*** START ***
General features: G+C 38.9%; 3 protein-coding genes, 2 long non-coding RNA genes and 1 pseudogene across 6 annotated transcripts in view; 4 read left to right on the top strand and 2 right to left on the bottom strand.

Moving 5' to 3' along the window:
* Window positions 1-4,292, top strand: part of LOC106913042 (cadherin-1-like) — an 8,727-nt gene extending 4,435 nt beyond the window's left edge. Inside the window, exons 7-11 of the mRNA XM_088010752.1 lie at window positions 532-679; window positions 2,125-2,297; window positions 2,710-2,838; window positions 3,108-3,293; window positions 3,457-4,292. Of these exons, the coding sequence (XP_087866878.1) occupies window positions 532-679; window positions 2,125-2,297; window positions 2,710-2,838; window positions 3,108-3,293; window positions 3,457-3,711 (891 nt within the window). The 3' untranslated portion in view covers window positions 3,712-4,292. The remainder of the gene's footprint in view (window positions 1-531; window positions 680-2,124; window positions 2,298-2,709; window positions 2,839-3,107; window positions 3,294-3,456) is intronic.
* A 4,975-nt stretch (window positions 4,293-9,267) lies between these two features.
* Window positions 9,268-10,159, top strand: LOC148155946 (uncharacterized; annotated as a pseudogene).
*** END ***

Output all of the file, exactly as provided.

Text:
General features: G+C 38.9%; 3 protein-coding genes, 2 long non-coding RNA genes and 1 pseudogene across 6 annotated transcripts in view; 4 read left to right on the top strand and 2 right to left on the bottom strand.

Moving 5' to 3' along the window:
* Window positions 1-4,292, top strand: part of LOC106913042 (cadherin-1-like) — an 8,727-nt gene extending 4,435 nt beyond the window's left edge. Inside the window, exons 7-11 of the mRNA XM_088010752.1 lie at window positions 532-679; window positions 2,125-2,297; window positions 2,710-2,838; window positions 3,108-3,293; window positions 3,457-4,292. Of these exons, the coding sequence (XP_087866878.1) occupies window positions 532-679; window positions 2,125-2,297; window positions 2,710-2,838; window positions 3,108-3,293; window positions 3,457-3,711 (891 nt within the window). The 3' untranslated portion in view covers window positions 3,712-4,292. The remainder of the gene's footprint in view (window positions 1-531; window positions 680-2,124; window positions 2,298-2,709; window positions 2,839-3,107; window positions 3,294-3,456) is intronic.
* A 4,975-nt stretch (window positions 4,293-9,267) lies between these two features.
* Window positions 9,268-10,159, top strand: LOC148155946 (uncharacterized; annotated as a pseudogene).